THE NEW RECRUITS?: It is the end of Stefano Tonchi’s second week as editor in chief of W, and sources say he is getting ready to make some key hires. Multiple sources speculate Jody Quon, photo director at New York magazine, is a frontrunner for the creative director job, which was left vacant when Dennis Freedman departed at the beginning of April. Tonchi, who came up as a fashion editor, is said to be interested in hiring a creative director with a strong photography, rather than fashion, background, and Quon fits that description — prior to joining New York in 2004, she served as deputy photo editor at The New York Times Magazine. But insiders say Quon might not come easily — or cheap — as New York editor in chief Adam Moss, who worked with Quon at the Times and hired her at New York, is said to be trying to persuade her to stay.
Meanwhile, T magazine issue editor Armand Limnander is the second of the supplement’s staffers (after Lynn Hirschberg) believed to be making the switch to W to join Tonchi. Insiders say Limnander is coming aboard in a fashion news director role, and will oversee the front of book.
— Nick Axelrod
This story first appeared in the April 23, 2010 issue of WWD. Subscribe Today.
IN THIS CORNER…: How will The New York Times combat The Wall Street Journal’s new daily New York section, set to launch on Monday? Media observers aren’t the only ones closely watching the contest for advertising, which became clear during a Times Co. earnings call on Thursday, when executives were peppered with questions from analysts about Journal owner Rupert Murdoch’s new venture.
“We don’t shy away from the competition,” said chief executive officer Janet Robinson, adding the company has a well planned strategy on how to compete in every category. One analyst asked how the Times would fare, as compared to a local Journal edition that reportedly will give away ads for free and cut ad rates by as much as 80 percent. From a volume perspective, the Journal could gain the advantage, but “a free ad in any vehicle may not necessarily be as effective as a paid ad in a property that indeed has a very, very responsive audience,” Robinson noted.
Meanwhile, in earnings news, it appears luxury advertising is on the rise, thanks to an uptick in spending in the T franchise. Other national print categories that fared better during the period were media, health care and national automotive. Still, in the news media group, print advertising revenues declined 12.3 percent during the quarter, partially offset by digital advertising, which rose 11.2 percent. In the company’s Internet businesses, including nytimes.com, total revenues rose 15.5 percent to $90.4 million. In more digital news, the company is planning to introduce a new paid iPad app, followed by its new metered pay model on nytimes.com. The company posted a net income of $12.8 million compared with a loss of $74 million during the prior year’s quarter, thanks to a significant cost restructuring.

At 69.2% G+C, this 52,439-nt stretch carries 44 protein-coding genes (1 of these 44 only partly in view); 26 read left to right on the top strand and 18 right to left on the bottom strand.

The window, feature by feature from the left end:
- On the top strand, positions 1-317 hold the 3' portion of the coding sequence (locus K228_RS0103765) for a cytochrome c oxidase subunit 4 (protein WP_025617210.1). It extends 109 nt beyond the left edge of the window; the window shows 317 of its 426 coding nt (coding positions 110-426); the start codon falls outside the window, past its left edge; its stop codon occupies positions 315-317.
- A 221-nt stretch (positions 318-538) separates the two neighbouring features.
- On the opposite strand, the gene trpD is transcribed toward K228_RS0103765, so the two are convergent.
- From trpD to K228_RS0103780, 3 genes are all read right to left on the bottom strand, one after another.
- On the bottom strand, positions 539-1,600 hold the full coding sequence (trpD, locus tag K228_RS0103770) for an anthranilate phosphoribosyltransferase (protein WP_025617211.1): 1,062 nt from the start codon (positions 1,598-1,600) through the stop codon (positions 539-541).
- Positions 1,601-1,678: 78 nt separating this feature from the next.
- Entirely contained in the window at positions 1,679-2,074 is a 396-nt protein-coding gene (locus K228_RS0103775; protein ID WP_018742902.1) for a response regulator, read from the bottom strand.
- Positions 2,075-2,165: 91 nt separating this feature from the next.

— Amy Wicks
HOUSE OF HP: Computers and fashion may make strange bedfellows, but don’t tell that to HP. The Palo Alto, Calif.-based information technology company is selling products aimed at women — like the HP Mini 210 Vivienne Tam edition notebook — in glammed up retail environments that are a far cry from the traditional electronics big boxes and superstores. HP boutiques will bow at Brazilian shopping center Iguatemi São Paolo on May 11; Estnation in Tokyo, May 14; Macy’s, May 18, and Lord & Taylor, May 19; Oriental Plaza in Beijing, May 22, and La Rinascente in Milan, May 26. The first HP boutique opened last week at KaDeWe in Berlin. “Traditional computer-electronics stores are not female friendly,” said Tracey Trachta, executive director of worldwide marketing communications. With HP’s female audience growing, the 20- to- 40-square-foot shops are an opportunity to get consumers to “think about HP products in a different context,” she said. Notebooks and minis from HP’s “spring” collection will be merchandised with accessories such as handbags, jewelry and shoes chosen by store buyers. “In many ways computers are accessories,” Trachta said. “They could be impulse purchases.” HP has hired Sarah Jessica Parker to appear in its TV campaign, “PC is personal again.” The computer giant is also involved with Parker’s film “Sex & The City 2,” which opens next month. HP products “are visible in the movie, but that’s not the crux of the partnership,” said Trachta. “Sex & the City 2”-inspired walk-in closets in fashion malls across the country will showcase HP PCs next to Manolo Blahnik shoes and a few of Carrie Bradshaw’s (Parker’s character) favorite things. Pop-up runways at traditional electronics retailers will give consumers a chance to walk the catwalk and have their picture taken carrying an HP product.
— Sharon Edelson